[Column] Freeman Addico: The key coronavirus lesson for Africa is "work is a task, not a place"
The negative impact of the global Coronavirus lockdown on business and commercial operations around the world is grave. The full damage is incalculable and even at this early stage, the loss runs into multiple trillions of dollars. Productivity has taken a nosedive and full recovery is a very long way.
The skill and business acumen necessary to adapt, survive and thrive in a crisis such as this is an indispensable quality of business leaders. A considerable number of these leaders have deployed interactive videoconference technology to circumvent the lockdown and continue working and being productive.
There are many such tools, including Skype, Zoom, Messenger and FaceTime. The most popular over the last few weeks is Zoom.
Zoom has, as it were, zoomed from only 10 million users to more than 300 million clients around the world. Much like the deadly Coronavirus (Covid-19), preparedness and swift action based on knowledge and experience are what businesses need to stay ahead and avoid pain, and even annihilation.
Hundreds of thousands of businesses have suspended work and millions of employees have been rendered jobless. But companies that developed the innovative ways of working from home or remotely are the ones that continue to be productive.
To be fair, not all types of businesses can implement robust and practical remote working or working from home arrangements. For example, essential and heroic medical workers cannot work from home but must keep traveling to work every day to save lives.
As the conventional ways of traveling and gathering in a particular place to work are no longer safe or prudent across the world, Africa is a big loser since it lags behind the culture of working remotely or from home. As far as work and productivity are concerned, the key lesson businesses in Africa must learn is clear: work is a task, not a place.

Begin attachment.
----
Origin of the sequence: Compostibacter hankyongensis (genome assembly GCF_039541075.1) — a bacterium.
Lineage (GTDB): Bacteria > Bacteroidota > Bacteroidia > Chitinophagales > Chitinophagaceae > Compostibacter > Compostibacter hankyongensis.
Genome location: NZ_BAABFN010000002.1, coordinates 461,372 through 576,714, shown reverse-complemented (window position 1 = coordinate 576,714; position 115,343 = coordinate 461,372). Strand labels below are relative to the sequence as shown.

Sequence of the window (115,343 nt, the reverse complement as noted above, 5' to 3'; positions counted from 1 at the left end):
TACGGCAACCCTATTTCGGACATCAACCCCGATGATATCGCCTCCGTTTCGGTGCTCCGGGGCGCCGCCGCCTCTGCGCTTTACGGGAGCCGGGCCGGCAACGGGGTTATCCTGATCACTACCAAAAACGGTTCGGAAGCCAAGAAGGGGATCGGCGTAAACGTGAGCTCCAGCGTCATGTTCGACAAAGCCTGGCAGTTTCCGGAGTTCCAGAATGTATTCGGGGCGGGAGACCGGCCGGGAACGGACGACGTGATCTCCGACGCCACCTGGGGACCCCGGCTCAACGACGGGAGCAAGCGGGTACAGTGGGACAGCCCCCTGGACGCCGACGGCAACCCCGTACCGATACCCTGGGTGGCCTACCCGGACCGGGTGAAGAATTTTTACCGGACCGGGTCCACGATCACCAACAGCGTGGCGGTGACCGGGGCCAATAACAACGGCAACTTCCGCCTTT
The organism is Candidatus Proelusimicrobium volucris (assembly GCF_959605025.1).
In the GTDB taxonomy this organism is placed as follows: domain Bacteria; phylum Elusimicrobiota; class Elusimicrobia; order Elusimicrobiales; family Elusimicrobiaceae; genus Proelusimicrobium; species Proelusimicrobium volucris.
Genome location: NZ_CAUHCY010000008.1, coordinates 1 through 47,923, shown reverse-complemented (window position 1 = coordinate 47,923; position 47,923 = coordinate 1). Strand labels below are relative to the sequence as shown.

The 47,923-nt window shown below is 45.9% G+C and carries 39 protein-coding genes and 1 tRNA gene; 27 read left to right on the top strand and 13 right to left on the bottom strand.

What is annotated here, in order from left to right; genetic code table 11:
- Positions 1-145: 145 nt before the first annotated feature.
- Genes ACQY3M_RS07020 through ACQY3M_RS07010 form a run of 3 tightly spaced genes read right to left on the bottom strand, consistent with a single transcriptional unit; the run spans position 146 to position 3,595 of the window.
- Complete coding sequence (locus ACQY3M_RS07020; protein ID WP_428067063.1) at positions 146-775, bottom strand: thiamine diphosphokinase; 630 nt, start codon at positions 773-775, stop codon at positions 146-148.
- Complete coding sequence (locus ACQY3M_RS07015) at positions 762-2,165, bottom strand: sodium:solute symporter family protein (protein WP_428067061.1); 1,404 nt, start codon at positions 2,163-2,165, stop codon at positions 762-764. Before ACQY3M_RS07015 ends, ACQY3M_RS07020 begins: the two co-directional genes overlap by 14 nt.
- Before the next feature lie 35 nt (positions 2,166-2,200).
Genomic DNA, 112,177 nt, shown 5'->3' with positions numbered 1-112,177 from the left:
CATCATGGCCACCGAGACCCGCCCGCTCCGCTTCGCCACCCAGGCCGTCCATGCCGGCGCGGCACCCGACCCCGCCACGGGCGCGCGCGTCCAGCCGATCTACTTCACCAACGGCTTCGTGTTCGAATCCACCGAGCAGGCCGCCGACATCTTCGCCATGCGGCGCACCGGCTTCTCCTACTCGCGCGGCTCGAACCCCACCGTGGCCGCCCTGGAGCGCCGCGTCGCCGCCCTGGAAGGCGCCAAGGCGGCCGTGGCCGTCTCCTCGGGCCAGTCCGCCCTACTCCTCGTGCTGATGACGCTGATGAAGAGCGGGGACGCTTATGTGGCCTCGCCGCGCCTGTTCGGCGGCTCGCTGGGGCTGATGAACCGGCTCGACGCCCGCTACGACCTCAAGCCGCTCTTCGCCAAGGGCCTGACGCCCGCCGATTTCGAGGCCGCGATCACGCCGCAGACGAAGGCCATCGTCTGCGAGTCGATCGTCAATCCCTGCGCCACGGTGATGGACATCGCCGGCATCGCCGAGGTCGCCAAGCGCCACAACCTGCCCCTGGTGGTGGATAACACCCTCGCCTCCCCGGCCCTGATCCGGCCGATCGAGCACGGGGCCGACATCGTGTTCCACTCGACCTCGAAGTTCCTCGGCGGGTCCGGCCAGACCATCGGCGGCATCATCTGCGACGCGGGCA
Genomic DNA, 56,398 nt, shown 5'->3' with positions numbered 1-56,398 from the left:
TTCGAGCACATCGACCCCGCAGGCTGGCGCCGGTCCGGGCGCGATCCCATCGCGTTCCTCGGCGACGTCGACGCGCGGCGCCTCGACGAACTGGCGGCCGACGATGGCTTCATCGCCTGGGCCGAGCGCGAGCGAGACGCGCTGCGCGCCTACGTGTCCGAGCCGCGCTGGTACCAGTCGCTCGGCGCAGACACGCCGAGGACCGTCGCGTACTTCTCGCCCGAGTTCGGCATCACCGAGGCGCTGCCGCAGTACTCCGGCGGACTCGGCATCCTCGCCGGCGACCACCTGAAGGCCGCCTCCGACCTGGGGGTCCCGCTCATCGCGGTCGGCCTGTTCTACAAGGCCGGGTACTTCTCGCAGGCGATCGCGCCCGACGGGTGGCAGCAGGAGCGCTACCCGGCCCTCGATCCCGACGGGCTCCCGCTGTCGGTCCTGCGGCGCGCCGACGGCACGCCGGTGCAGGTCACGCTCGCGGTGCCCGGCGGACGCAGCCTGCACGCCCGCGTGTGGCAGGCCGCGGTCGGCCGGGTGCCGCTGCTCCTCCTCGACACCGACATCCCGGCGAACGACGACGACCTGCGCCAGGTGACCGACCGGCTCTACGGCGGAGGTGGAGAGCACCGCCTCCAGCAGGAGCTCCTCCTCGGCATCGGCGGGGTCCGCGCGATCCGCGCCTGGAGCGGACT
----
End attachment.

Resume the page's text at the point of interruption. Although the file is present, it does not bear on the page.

Why We Define Work as a Task, Not a Place
Almost a decade ago, I led Addicnet, an African Technology start-up based in Accra, Ghana. We have since grown into a leading cloud computing and eCommerce solution provider, including advanced Cloud encryption, multi-cloud managed service, white-label cloud backup, Enterprise file sync and share as well as on-premise end-to-end eCommerce.
Before founding Addicnet, I worked remotely for many companies in Europe and North America. As a result, remote working processes was a natural policy choice.
With a current staff strength of 20 across four African countries, we operate 90% remote working policy, allowing staff to work from anywhere, from the comfort of their homes or wherever they may be. At the core of our Business Continuity Plan (BCP) is that 100% of our operations can be undertaken without staff needing to go to any particular location. It is both one of the easiest and smartest things any forward-looking business in Africa must do.
It this day and age, it doesn't make sense for me to travel (unless it is absolutely necessary) to perform a task.
Just weeks before the coronavirus outbreak, I was interviewed on AfricanPod Business Forum, an audio and video Podcast where I spelled out these points.
Looking back and thinking about it now, it feels like doing everything necessary to work remotely and be productive should be as natural as breathing. But really, it is not a problem-free undertaking. Like many things, the easier it seems, the more challenges you can find with it.
The Real Challenge of Working Remotely